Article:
Breaking Gender Stereotypes in Children’s Literature
|April 13, 2011||Posted by Miss Shari under Children's Literature, Children's Media, Education, Parent Child|
You’ve all seen the stereotypes that occur often in literature and then there are those times when children break the “mold” and they surprise you. As an educator I have often had the opportunity to watch children grow, develop and explore the learning environment. It is often “pink” and “blue” – but there are those times when the children explore other options. The girls often want to play with the dolls, kitchen and the pink & purple sparkly dress up shoes. The boys want to build with the blocks, trucks and cars. However, I often see the children as a whole playing with the dolls, diapering the dolls, wrapping the dolls in blankets, feeding the dolls and patting the dolls to sleep (as seen at naptime).
This is an act often done by the girls and boys and it is very fitting as a lot of the children have fathers who share the caregiving roles with mothers. This is not an unlikley thing. This may seem like old news but as little as a few months ago – we watched as societal stereotypes flooded the airwaves.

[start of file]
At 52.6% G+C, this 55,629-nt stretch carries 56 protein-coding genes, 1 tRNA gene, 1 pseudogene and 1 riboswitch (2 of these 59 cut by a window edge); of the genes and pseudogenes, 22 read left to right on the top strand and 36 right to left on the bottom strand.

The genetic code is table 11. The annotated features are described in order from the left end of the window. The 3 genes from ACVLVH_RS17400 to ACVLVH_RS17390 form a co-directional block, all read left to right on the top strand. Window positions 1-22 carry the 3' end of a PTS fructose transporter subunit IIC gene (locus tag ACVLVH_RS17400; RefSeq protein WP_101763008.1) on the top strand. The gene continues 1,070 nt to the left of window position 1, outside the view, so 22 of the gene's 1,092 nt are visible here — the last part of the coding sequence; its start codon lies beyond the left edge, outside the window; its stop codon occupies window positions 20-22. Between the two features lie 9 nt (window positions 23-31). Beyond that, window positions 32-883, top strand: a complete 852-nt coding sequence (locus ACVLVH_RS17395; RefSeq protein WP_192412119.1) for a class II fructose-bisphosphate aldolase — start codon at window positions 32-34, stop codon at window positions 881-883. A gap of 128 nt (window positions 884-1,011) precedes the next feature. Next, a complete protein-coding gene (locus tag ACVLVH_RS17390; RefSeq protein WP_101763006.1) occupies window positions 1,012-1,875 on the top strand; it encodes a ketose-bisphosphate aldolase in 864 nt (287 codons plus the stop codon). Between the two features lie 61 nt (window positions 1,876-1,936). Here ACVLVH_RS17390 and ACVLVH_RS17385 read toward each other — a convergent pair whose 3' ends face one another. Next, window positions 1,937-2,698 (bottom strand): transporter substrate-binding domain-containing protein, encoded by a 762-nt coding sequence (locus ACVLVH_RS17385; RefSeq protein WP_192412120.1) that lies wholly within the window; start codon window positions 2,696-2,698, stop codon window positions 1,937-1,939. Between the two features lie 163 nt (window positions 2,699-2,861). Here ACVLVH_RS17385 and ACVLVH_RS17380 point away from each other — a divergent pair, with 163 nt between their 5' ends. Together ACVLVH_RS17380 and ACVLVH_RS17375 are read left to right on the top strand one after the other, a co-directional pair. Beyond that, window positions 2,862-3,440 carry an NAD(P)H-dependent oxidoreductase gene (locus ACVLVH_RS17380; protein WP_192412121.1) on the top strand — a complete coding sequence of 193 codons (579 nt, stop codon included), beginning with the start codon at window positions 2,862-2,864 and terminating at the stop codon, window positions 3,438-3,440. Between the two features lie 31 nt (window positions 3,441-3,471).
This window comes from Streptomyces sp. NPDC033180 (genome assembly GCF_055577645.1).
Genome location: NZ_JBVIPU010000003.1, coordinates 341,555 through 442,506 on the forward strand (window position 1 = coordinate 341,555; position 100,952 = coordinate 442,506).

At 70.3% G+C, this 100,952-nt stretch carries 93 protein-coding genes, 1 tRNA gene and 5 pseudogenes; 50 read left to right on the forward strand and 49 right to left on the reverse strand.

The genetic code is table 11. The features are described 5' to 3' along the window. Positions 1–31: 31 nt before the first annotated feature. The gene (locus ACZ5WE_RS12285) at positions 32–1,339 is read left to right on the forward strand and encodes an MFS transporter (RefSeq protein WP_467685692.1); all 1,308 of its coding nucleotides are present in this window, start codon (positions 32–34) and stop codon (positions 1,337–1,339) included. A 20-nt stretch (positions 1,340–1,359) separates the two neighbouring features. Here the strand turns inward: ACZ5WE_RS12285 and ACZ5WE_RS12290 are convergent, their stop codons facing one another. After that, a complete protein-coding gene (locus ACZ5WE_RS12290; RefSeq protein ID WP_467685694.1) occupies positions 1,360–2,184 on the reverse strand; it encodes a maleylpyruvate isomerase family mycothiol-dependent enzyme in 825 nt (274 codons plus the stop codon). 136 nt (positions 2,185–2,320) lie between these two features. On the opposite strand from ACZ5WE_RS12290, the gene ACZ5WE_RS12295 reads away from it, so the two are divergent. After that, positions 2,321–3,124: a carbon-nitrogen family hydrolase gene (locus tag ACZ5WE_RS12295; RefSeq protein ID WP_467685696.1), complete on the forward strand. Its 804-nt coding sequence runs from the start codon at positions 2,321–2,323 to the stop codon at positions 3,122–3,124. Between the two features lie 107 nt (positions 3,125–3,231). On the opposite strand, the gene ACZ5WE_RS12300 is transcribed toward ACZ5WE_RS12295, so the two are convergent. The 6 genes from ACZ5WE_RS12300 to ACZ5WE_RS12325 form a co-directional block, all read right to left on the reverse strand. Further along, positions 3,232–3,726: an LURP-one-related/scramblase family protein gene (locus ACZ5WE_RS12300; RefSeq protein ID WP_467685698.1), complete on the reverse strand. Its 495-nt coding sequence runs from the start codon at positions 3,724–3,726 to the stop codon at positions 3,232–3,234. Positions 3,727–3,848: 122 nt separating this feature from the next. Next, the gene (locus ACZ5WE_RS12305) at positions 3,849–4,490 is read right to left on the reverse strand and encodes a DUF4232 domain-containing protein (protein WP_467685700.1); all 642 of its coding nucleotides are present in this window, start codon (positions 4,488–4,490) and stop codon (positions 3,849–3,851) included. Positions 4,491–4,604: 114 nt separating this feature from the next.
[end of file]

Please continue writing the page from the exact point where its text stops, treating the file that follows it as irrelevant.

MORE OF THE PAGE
You can watch the full episode too! What I focused on was the woman who slipped the “father” a piece of paper where she wrote William’s Doll and said read that book. I was intrigued so I read the book Williams Doll by Charlotte Zolotow. About a young boy who wants a doll and how it fits the mold of todays fathers – who share the child caregiving rolls.
I fit the mold as an average girl too. I played with Barbies, dolls, play dishes etc. But I have none of my own children, my favorite color is blue and I hardly ever wear dresses. So I don’t know. But I love to see the children explore their surroundings and try to make sense of the world around them. They often surprise you with how they apply their skills to the world they know.
What do you think? Is the father right? Are the bystanders right? What would you do? Stay tuned for more on this matter this week. As always thanks for reading.